I have listened to a song 'since you been gone'. The singer pronounces 'since you been gone' as 'sinchu been gone'. At least I have heard that. Am I correct? Here that part https://youtu.be/R7UrFYvl5TE?t=18s. If I am then can you please tell why it sounds that way? How can the sound 'ch' be appeared there?

closed as off-topic by NVZ, Helmar, Phil Sweet, Scott, Chenmunka Sep 14 '16 at 17:31

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    Hello, Александр Б. Sorry, ELU deals with accepted English usage, and song lyrics were classed as off-topic as they're often not. – Edwin Ashworth Sep 12 '16 at 21:07
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    It sounds something like sinchu, but it could equally be sin'tcha, which is acceptably colloquial, akin to dontcha for don't you. – Andrew Leach Sep 12 '16 at 21:51
  • You're not hearing it right. The words are slurred somewhat as a result of the recording and editing, but, after listening to it, I can say it's "Since you've been gone". What you're hearing is "normal" slurring for this sort of recording. (Note that when you pronounce "since you" rapidly the sounds will indeed blend together. This is just normal English, and I doubt that other languages are any different.) – Hot Licks Sep 12 '16 at 23:29
  • It is really not about lirycs. My question is about "epenthesis" (as Suməlic called it below). First time I have heard that was The Angry Birds movie. ... 00:04:01,160 --> 00:04:04,835 I'm not sure you're gonna like this, um, but since you asked. ... The red bird pronounces "since you" as sinchu or sincha. So I decided to google this phrase "since you" and faced the song I posted here. Song is easier to reach in the Internet so I chose it as an example here in my question. And I do not care about lirycs in this song. – Александр Б Sep 13 '16 at 5:43
  • For evidence that pronunciation of sinchuh bin gon and sinchew bin gon can be variable for the same person, listen to Freda Payne's song "Band of Gold" at 1:17 (sinchuh), 2:24 (sinchew), and 2:46 (sinchuh). – Sven Yargs Sep 13 '16 at 7:18

It's not wrong, although it might be considered a bit informal.

The pronunciation of "since" in isolation is generally transcribed as /sɪns/. However, this pronunciation may be affected by the phonetic process of epenthesis. This causes /ns/ to change to [nts], or /nʃ/ to change to [ntʃ] (or more generally, this process may cause any nasal consonant to extrude a plosive after it when it is followed by a voiceless fricative in the same syllable). So many people pronounce "since" the same as a hypothetical word "sints"; that is, [sɪnts]. This occurs due to the articulatory difficulty of producing a nasal consonant directly followed by a voiceless fricative. John Wells describes this process in the following blog post: some day my prints will come.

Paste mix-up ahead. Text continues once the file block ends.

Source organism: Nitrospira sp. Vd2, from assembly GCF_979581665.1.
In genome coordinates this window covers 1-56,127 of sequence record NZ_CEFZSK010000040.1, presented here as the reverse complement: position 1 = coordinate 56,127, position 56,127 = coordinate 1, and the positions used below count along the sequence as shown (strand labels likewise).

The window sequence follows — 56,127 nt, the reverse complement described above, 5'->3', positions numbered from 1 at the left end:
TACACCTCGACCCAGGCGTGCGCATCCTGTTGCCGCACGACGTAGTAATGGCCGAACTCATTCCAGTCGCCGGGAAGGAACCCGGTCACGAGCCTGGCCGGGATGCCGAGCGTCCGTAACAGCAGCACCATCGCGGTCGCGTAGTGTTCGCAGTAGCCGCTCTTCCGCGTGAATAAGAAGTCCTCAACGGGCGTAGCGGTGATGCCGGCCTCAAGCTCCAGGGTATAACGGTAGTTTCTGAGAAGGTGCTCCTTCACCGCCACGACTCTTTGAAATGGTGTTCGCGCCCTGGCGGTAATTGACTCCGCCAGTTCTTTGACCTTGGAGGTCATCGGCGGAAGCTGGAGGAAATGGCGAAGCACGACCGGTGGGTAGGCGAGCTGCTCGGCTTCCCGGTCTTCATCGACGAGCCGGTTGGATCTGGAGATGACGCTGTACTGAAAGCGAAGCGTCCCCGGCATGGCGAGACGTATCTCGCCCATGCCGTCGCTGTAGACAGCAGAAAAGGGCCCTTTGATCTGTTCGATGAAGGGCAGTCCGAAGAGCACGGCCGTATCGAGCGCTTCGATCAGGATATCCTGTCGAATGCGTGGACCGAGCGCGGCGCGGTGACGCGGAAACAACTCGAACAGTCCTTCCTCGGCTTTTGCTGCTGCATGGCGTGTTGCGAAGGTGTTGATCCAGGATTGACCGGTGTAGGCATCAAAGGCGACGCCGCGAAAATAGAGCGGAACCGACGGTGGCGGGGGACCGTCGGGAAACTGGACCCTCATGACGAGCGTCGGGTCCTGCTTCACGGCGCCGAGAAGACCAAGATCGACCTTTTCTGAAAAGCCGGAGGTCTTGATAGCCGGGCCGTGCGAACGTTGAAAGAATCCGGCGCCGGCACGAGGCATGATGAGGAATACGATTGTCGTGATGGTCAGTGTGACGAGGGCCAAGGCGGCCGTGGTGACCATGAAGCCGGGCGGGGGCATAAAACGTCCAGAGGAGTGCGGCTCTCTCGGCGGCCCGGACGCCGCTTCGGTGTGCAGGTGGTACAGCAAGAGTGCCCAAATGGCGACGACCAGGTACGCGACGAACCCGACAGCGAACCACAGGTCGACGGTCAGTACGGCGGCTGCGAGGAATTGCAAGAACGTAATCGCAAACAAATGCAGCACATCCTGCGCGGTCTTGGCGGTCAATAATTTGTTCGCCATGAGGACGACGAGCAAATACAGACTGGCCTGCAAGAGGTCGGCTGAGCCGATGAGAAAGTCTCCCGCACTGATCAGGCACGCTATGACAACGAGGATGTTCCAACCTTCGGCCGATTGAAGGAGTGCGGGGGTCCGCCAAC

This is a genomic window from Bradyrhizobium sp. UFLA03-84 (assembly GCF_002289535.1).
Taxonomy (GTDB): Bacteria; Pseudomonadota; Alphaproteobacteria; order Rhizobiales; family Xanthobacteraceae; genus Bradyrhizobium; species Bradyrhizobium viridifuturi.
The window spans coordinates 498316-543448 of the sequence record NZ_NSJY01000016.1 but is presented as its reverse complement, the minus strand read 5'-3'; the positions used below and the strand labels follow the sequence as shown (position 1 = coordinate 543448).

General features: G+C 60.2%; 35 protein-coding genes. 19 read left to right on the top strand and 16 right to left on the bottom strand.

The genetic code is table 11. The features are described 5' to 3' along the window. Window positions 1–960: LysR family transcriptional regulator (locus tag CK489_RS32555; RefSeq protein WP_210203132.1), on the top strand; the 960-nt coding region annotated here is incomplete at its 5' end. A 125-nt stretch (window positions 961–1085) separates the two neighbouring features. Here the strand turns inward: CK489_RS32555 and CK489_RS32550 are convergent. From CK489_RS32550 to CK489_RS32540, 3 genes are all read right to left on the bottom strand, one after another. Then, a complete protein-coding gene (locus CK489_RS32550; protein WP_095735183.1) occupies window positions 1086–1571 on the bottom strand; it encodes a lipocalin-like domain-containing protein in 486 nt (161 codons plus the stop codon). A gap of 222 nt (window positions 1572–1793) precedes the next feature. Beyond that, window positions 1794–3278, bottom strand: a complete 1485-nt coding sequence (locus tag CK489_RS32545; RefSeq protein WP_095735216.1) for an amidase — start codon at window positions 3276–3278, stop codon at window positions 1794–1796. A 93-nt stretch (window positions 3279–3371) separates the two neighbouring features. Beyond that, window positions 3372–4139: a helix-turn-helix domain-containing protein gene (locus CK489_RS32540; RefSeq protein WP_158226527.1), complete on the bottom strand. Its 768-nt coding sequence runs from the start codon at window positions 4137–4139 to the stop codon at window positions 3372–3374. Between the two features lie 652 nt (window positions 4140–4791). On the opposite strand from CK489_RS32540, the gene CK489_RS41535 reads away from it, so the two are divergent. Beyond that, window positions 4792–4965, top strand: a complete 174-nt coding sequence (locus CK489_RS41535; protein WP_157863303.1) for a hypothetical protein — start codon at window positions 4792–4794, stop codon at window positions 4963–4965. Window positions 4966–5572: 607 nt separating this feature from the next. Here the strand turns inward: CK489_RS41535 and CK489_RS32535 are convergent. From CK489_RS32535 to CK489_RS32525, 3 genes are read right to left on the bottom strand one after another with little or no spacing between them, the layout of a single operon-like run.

The pronunciation of "you" in isolation is generally transcribed as /juː/ (stressed or "strong" form) or /jə/ (unstressed or "weak" form"). However, the pronunciation of the two words /sɪns/ and /juː/ in sequence may be affected by the phonetic process of assimilation. The assimilation is the change of the sequence /sj/ to [ʃ], more or less. (More precisely, the change to [ʃ] is assimilation, and the loss of one of the segments is called "coalescence"). The /s/ is said to be "palatalized" in this environment. Assimilation of /s/ to a following /j/, resulting in [ʃ], is not mandatory across word boundaries, but it is common. John Wells describes this on a page from his old phonetic blog (scroll down to the Thursday 15 January 2009 post "Asshimilation").

When you combine these processes, you get "since you" pronounced as [sɪntʃuː] or [sɪntʃə], with a "ch" sound (IPA [tʃ]).


You are not hearing things. This sometimes happens in song and informal speech, especially as people talk more quickly.

It is sometimes done in a more exaggerated way in order to make a rhyme. In "Baby Got Back", by Sir Mix-A-Lot, there is this rhyme:

Oh, baby I wanna get with ya

And take your picture

source: http://www.lyricsondemand.com/onehitwonders/babygotbacklyrics.html

On the page, this doesn't look like it should rhyme, but "with ya" is pronounced more like "wit-cha" and picture is pronounced like "pit-cha".

  • Sorry I did not mark your answer as "answer" but your answer is very useful as an example. :-) Sorry for tautology. – Александр Б Sep 13 '16 at 5:23
  • It's a shame this is marked as off topic. I think this is the kind of thing that English learners could easily get tripped up on when listening to native speakers speaking naturally. – Ocie Mitchell Dec 21 '16 at 17:04

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